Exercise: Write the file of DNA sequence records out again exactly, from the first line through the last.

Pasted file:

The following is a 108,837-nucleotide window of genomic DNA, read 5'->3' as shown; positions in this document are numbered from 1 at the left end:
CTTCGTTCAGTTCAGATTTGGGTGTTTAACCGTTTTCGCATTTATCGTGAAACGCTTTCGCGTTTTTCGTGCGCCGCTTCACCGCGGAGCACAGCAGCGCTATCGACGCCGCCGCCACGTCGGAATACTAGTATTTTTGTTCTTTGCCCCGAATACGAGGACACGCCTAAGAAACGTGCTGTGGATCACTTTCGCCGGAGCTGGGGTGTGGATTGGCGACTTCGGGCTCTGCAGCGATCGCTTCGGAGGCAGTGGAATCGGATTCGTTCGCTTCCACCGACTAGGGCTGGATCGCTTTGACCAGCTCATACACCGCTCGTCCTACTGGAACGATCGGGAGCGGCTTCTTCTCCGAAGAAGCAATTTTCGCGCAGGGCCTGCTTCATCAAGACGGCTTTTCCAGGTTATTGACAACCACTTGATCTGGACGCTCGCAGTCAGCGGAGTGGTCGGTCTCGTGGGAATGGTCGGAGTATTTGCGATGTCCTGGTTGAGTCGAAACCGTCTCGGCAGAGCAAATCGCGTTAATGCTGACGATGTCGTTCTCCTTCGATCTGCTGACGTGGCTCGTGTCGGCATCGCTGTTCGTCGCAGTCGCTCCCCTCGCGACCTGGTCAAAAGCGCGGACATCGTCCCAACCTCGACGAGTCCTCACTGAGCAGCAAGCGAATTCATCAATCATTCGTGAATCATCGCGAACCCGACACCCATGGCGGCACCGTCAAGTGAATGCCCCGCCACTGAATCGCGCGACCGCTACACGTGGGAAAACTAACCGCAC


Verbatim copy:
The following is a 108,837-nucleotide window of genomic DNA, read 5'->3' as shown; positions in this document are numbered from 1 at the left end:
CTTCGTTCAGTTCAGATTTGGGTGTTTAACCGTTTTCGCATTTATCGTGAAACGCTTTCGCGTTTTTCGTGCGCCGCTTCACCGCGGAGCACAGCAGCGCTATCGACGCCGCCGCCACGTCGGAATACTAGTATTTTTGTTCTTTGCCCCGAATACGAGGACACGCCTAAGAAACGTGCTGTGGATCACTTTCGCCGGAGCTGGGGTGTGGATTGGCGACTTCGGGCTCTGCAGCGATCGCTTCGGAGGCAGTGGAATCGGATTCGTTCGCTTCCACCGACTAGGGCTGGATCGCTTTGACCAGCTCATACACCGCTCGTCCTACTGGAACGATCGGGAGCGGCTTCTTCTCCGAAGAAGCAATTTTCGCGCAGGGCCTGCTTCATCAAGACGGCTTTTCCAGGTTATTGACAACCACTTGATCTGGACGCTCGCAGTCAGCGGAGTGGTCGGTCTCGTGGGAATGGTCGGAGTATTTGCGATGTCCTGGTTGAGTCGAAACCGTCTCGGCAGAGCAAATCGCGTTAATGCTGACGATGTCGTTCTCCTTCGATCTGCTGACGTGGCTCGTGTCGGCATCGCTGTTCGTCGCAGTCGCTCCCCTCGCGACCTGGTCAAAAGCGCGGACATCGTCCCAACCTCGACGAGTCCTCACTGAGCAGCAAGCGAATTCATCAATCATTCGTGAATCATCGCGAACCCGACACCCATGGCGGCACCGTCAAGTGAATGCCCCGCCACTGAATCGCGCGACCGCTACACGTGGGAAAACTAACCGCAC